''Do Not Harm'' Review


And yet again another great episode of Lie to Me. Probably one of my favorite so far.


This time, Lightman teams up with Foster in order to find a missing girl (played by Madeline Carroll, who funny enough I had just seen in the movie Swing Vote). As for Torres and Loker they have to find out whether a peace activist is telling the truth about what happened to her.


My favorite story of course was Lightman's case. Actually, he is the only one who has interesting techniques to find out whether people are lying. Like faking calling his daughter a bitch so that Foster could examine the parents' reaction.


Oh and by the way, I had not guessed that it was the psychologist that took the girl all along.


As for the other case involving Farida Mugisha, to be honest that was a little more boring. I just don't get the same thrill watching Torres and Loker working a case that I get watching Lightman.


So what did we learn? Well turns out, if you're talking to someone about something and they touch their ear, it probably means they're hiding something. I'm going to try this one out this week and see what I can dig up on my friend, hahahaha (*evil laugh*).


What about you guys, how did you like the teaming of Lightman/Foster and Torres/Loker?


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Mar 13, 2009 5:51AM EDT

one thing i found interesting was the subtlety of half truths. she was telling the truth, it just wasn't her truth. it seems that the only way to tell is to listen to the inconsistency of the details, or passions in a narrative. it seems to me that deception detection breaks down in situations where someone is mistaken (they believe themselves to be telling the truth), when they are reiterating a lie (someone lied to them), or when they are telling half truths (like in this episode) or omitting information (not telling the whole truth, but still not lying).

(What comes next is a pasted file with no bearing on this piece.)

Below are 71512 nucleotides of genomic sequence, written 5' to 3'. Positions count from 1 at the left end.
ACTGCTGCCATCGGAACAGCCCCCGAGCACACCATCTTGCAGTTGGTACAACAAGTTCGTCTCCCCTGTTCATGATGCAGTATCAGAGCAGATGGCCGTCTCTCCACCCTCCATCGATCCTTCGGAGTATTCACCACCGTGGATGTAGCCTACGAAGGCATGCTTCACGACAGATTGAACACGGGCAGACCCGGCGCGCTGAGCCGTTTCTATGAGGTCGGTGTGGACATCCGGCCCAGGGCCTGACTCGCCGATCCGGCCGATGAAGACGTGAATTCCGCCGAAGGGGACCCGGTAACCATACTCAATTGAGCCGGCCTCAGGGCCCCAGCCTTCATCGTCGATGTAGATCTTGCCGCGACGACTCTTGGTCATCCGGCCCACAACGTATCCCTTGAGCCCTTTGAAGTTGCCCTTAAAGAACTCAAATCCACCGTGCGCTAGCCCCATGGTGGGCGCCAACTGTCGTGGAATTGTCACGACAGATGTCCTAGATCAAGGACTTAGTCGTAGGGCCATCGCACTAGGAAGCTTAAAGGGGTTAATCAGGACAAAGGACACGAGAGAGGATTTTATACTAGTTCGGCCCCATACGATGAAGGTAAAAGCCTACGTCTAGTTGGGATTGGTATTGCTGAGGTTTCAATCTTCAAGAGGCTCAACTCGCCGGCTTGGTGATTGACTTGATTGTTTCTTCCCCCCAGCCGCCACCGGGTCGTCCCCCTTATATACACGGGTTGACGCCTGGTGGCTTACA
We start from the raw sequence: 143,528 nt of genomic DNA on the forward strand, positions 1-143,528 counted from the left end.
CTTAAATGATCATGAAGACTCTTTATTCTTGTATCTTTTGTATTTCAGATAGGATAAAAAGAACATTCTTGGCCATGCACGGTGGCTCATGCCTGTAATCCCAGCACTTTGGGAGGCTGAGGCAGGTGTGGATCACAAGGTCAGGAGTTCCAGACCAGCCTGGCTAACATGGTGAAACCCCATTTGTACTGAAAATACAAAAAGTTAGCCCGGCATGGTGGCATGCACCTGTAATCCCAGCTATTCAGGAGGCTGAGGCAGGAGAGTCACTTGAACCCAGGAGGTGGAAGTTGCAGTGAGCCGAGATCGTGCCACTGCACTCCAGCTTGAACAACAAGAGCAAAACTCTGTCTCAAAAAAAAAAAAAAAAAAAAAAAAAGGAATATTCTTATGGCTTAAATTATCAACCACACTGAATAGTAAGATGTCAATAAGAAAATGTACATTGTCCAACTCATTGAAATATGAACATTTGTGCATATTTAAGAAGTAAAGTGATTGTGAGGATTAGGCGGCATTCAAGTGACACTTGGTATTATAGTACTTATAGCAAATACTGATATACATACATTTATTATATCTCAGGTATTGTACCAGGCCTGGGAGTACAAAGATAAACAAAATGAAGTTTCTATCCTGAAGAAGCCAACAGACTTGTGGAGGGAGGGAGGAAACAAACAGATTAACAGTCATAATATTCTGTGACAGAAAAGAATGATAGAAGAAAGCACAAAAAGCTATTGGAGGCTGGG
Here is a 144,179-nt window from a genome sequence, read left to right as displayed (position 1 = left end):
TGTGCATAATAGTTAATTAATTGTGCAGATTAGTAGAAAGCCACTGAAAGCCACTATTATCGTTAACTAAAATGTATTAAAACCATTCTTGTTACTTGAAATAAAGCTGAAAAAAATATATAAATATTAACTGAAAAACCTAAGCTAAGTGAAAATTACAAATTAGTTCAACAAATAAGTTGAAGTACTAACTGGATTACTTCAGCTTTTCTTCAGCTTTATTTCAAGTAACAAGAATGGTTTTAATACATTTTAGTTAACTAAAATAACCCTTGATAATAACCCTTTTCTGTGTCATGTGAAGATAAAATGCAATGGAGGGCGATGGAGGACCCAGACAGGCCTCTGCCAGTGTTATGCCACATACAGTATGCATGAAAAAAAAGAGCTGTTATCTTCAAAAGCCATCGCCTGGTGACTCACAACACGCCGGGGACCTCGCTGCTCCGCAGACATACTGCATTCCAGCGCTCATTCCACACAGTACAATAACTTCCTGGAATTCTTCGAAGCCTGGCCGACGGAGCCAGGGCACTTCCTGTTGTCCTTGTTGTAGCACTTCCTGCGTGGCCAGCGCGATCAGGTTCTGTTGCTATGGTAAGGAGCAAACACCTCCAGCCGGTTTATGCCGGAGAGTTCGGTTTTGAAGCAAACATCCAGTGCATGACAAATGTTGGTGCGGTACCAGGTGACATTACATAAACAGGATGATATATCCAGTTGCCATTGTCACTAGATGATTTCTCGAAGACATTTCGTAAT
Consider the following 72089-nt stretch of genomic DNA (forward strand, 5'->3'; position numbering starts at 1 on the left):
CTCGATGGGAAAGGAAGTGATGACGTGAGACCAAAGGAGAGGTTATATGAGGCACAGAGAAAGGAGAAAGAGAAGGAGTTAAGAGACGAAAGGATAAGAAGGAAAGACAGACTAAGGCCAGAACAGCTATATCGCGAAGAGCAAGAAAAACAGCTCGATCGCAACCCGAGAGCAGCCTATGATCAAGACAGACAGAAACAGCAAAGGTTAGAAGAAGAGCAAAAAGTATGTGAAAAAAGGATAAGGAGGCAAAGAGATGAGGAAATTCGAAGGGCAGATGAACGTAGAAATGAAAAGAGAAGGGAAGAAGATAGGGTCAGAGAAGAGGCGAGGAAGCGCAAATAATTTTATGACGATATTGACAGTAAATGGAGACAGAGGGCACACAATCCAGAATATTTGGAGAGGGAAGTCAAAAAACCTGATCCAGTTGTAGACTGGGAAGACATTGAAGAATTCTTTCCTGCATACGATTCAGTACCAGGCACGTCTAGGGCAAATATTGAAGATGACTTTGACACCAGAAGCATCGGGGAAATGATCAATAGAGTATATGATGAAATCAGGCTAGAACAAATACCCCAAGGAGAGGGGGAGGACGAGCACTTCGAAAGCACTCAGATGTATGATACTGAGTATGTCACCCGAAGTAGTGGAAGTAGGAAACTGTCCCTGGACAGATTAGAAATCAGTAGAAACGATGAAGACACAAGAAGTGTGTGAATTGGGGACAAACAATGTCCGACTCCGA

i also want to see an episode with a subject who over uses rationalization (... like me), which is essentially lying to yourself, and believing the lie. in most cases, someone who rationalizes will only change their opinion when they have been shown to be wrong in their figuring (or are introduced to new information), but for Lighman and team, who rarely have all the information, convincing someone who believes there own words that they are not admitting the truth to themselves should be interesting. someone who has A.D.D. might be amusing as well; it would be difficult to tell if the emotional response was to the current situation, or simply to a passing thought. for that matter an insane person would be interesting in the same manner, but then i cant imagine a truly insane person possessing any information of consequence.

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